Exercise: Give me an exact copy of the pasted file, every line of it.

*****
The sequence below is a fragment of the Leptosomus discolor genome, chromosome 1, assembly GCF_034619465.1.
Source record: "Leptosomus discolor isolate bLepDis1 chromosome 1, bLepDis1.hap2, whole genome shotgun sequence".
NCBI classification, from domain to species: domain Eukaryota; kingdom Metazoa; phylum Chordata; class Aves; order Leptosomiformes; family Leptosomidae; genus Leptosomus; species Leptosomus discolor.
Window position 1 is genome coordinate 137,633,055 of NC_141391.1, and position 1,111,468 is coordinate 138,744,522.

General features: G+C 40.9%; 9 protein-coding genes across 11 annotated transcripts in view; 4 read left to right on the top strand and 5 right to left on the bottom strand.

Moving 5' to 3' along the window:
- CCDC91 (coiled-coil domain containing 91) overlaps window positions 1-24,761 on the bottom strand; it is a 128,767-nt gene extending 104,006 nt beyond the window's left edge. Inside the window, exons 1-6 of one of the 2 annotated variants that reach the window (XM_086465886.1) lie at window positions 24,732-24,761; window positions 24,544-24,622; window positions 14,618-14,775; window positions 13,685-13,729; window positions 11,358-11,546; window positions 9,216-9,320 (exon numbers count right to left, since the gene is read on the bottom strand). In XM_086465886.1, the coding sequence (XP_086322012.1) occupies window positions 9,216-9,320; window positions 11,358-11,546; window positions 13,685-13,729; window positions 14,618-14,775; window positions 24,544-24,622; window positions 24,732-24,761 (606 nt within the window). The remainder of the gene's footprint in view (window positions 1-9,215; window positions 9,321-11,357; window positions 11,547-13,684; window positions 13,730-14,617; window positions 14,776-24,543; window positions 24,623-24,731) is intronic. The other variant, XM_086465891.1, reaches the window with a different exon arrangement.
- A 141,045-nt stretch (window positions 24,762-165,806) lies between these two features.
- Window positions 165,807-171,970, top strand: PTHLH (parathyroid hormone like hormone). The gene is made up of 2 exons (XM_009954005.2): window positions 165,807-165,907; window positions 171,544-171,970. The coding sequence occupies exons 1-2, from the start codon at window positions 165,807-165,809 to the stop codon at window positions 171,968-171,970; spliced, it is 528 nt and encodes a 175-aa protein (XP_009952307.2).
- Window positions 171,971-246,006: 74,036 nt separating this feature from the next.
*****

The sequence below is a fragment of the Leptosomus discolor genome, chromosome 1, assembly GCF_034619465.1.
Source record: "Leptosomus discolor isolate bLepDis1 chromosome 1, bLepDis1.hap2, whole genome shotgun sequence".
NCBI classification, from domain to species: domain Eukaryota; kingdom Metazoa; phylum Chordata; class Aves; order Leptosomiformes; family Leptosomidae; genus Leptosomus; species Leptosomus discolor.
Window position 1 is genome coordinate 137,633,055 of NC_141391.1, and position 1,111,468 is coordinate 138,744,522.

General features: G+C 40.9%; 9 protein-coding genes across 11 annotated transcripts in view; 4 read left to right on the top strand and 5 right to left on the bottom strand.

Moving 5' to 3' along the window:
- CCDC91 (coiled-coil domain containing 91) overlaps window positions 1-24,761 on the bottom strand; it is a 128,767-nt gene extending 104,006 nt beyond the window's left edge. Inside the window, exons 1-6 of one of the 2 annotated variants that reach the window (XM_086465886.1) lie at window positions 24,732-24,761; window positions 24,544-24,622; window positions 14,618-14,775; window positions 13,685-13,729; window positions 11,358-11,546; window positions 9,216-9,320 (exon numbers count right to left, since the gene is read on the bottom strand). In XM_086465886.1, the coding sequence (XP_086322012.1) occupies window positions 9,216-9,320; window positions 11,358-11,546; window positions 13,685-13,729; window positions 14,618-14,775; window positions 24,544-24,622; window positions 24,732-24,761 (606 nt within the window). The remainder of the gene's footprint in view (window positions 1-9,215; window positions 9,321-11,357; window positions 11,547-13,684; window positions 13,730-14,617; window positions 14,776-24,543; window positions 24,623-24,731) is intronic. The other variant, XM_086465891.1, reaches the window with a different exon arrangement.
- A 141,045-nt stretch (window positions 24,762-165,806) lies between these two features.
- Window positions 165,807-171,970, top strand: PTHLH (parathyroid hormone like hormone). The gene is made up of 2 exons (XM_009954005.2): window positions 165,807-165,907; window positions 171,544-171,970. The coding sequence occupies exons 1-2, from the start codon at window positions 165,807-165,809 to the stop codon at window positions 171,968-171,970; spliced, it is 528 nt and encodes a 175-aa protein (XP_009952307.2).
- Window positions 171,971-246,006: 74,036 nt separating this feature from the next.